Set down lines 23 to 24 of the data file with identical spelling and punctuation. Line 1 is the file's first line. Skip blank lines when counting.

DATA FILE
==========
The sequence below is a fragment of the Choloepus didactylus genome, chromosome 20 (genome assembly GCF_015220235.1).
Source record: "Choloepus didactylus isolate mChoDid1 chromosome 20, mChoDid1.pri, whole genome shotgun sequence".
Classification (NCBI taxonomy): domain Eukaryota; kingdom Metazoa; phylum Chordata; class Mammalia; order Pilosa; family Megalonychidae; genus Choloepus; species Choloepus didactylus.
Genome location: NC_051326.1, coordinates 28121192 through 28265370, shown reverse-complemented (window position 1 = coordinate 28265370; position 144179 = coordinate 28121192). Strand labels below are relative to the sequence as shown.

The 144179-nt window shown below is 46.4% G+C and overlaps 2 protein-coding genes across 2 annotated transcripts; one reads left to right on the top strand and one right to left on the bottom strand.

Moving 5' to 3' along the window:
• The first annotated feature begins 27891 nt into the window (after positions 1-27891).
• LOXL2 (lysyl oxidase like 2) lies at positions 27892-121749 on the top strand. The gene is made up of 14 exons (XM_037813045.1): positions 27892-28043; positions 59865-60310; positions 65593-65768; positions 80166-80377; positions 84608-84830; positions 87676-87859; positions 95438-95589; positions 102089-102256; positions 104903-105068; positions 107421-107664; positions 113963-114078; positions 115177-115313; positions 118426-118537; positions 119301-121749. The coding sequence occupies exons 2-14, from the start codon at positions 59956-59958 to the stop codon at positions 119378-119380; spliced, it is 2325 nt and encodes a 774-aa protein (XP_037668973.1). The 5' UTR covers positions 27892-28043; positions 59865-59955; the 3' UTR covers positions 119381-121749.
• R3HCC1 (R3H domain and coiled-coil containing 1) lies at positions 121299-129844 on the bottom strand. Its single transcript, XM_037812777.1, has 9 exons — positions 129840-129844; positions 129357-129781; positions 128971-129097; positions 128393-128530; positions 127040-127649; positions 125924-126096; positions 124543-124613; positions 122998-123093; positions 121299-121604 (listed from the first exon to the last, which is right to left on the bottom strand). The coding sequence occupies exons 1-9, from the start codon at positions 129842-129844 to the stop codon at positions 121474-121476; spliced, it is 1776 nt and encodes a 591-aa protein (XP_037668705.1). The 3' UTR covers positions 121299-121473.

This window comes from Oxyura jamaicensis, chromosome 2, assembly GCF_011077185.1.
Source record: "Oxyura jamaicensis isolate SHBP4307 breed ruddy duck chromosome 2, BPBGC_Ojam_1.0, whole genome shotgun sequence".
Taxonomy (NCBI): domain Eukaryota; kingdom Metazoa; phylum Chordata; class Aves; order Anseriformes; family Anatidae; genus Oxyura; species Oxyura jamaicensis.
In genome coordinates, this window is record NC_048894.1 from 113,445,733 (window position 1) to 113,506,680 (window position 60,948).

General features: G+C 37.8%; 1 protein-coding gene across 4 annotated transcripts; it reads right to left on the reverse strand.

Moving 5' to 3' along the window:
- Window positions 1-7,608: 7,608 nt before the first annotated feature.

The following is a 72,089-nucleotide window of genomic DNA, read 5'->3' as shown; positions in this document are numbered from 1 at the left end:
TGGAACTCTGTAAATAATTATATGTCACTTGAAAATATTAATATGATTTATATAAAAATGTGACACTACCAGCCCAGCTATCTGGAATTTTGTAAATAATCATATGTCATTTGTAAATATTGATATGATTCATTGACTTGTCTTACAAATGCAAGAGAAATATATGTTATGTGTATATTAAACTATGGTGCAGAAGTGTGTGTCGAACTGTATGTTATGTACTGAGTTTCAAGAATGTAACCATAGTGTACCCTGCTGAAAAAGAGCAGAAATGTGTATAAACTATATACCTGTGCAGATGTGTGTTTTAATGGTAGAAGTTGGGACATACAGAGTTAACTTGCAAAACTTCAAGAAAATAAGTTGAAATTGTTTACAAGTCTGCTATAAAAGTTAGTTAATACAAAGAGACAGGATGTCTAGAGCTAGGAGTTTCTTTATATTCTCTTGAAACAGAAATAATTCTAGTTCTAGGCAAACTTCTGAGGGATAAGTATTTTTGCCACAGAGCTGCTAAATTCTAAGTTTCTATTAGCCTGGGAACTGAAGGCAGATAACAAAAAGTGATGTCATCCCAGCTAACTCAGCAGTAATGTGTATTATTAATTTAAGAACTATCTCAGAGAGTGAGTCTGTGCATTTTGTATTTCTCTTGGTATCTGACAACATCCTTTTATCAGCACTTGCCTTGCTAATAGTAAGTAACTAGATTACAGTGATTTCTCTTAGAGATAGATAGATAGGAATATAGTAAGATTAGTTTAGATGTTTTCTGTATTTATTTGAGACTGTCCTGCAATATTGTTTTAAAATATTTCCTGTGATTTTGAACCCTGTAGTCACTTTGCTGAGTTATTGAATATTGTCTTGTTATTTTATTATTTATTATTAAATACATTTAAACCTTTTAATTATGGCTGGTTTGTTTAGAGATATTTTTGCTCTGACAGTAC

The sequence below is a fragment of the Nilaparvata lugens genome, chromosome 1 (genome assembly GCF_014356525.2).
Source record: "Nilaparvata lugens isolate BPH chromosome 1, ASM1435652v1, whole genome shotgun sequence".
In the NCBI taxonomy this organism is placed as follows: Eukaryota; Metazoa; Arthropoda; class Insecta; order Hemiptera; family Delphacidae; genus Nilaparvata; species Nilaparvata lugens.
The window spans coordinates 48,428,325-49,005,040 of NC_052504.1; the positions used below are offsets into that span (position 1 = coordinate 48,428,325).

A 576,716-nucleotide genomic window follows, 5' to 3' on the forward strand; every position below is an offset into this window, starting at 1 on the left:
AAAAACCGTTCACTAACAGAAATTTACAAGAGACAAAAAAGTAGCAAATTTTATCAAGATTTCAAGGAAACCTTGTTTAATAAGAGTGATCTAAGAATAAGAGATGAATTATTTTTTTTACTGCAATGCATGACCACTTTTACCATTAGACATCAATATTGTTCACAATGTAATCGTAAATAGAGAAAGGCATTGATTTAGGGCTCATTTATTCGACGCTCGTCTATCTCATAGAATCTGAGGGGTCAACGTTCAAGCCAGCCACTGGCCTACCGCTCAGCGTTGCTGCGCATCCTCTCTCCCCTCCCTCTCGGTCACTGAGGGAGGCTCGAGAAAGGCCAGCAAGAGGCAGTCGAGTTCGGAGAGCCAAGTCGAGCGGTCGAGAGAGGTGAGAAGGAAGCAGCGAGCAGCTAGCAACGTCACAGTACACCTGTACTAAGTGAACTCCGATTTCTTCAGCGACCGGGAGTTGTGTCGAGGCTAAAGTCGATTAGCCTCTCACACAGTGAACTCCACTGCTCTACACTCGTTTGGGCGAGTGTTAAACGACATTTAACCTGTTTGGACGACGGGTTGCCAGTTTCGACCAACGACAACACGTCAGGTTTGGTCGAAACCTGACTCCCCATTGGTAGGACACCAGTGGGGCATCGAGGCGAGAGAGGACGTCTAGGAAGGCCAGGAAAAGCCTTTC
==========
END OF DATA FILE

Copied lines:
A 576,716-nucleotide genomic window follows, 5' to 3' on the forward strand; every position below is an offset into this window, starting at 1 on the left:
AAAAACCGTTCACTAACAGAAATTTACAAGAGACAAAAAAGTAGCAAATTTTATCAAGATTTCAAGGAAACCTTGTTTAATAAGAGTGATCTAAGAATAAGAGATGAATTATTTTTTTTACTGCAATGCATGACCACTTTTACCATTAGACATCAATATTGTTCACAATGTAATCGTAAATAGAGAAAGGCATTGATTTAGGGCTCATTTATTCGACGCTCGTCTATCTCATAGAATCTGAGGGGTCAACGTTCAAGCCAGCCACTGGCCTACCGCTCAGCGTTGCTGCGCATCCTCTCTCCCCTCCCTCTCGGTCACTGAGGGAGGCTCGAGAAAGGCCAGCAAGAGGCAGTCGAGTTCGGAGAGCCAAGTCGAGCGGTCGAGAGAGGTGAGAAGGAAGCAGCGAGCAGCTAGCAACGTCACAGTACACCTGTACTAAGTGAACTCCGATTTCTTCAGCGACCGGGAGTTGTGTCGAGGCTAAAGTCGATTAGCCTCTCACACAGTGAACTCCACTGCTCTACACTCGTTTGGGCGAGTGTTAAACGACATTTAACCTGTTTGGACGACGGGTTGCCAGTTTCGACCAACGACAACACGTCAGGTTTGGTCGAAACCTGACTCCCCATTGGTAGGACACCAGTGGGGCATCGAGGCGAGAGAGGACGTCTAGGAAGGCCAGGAAAAGCCTTTC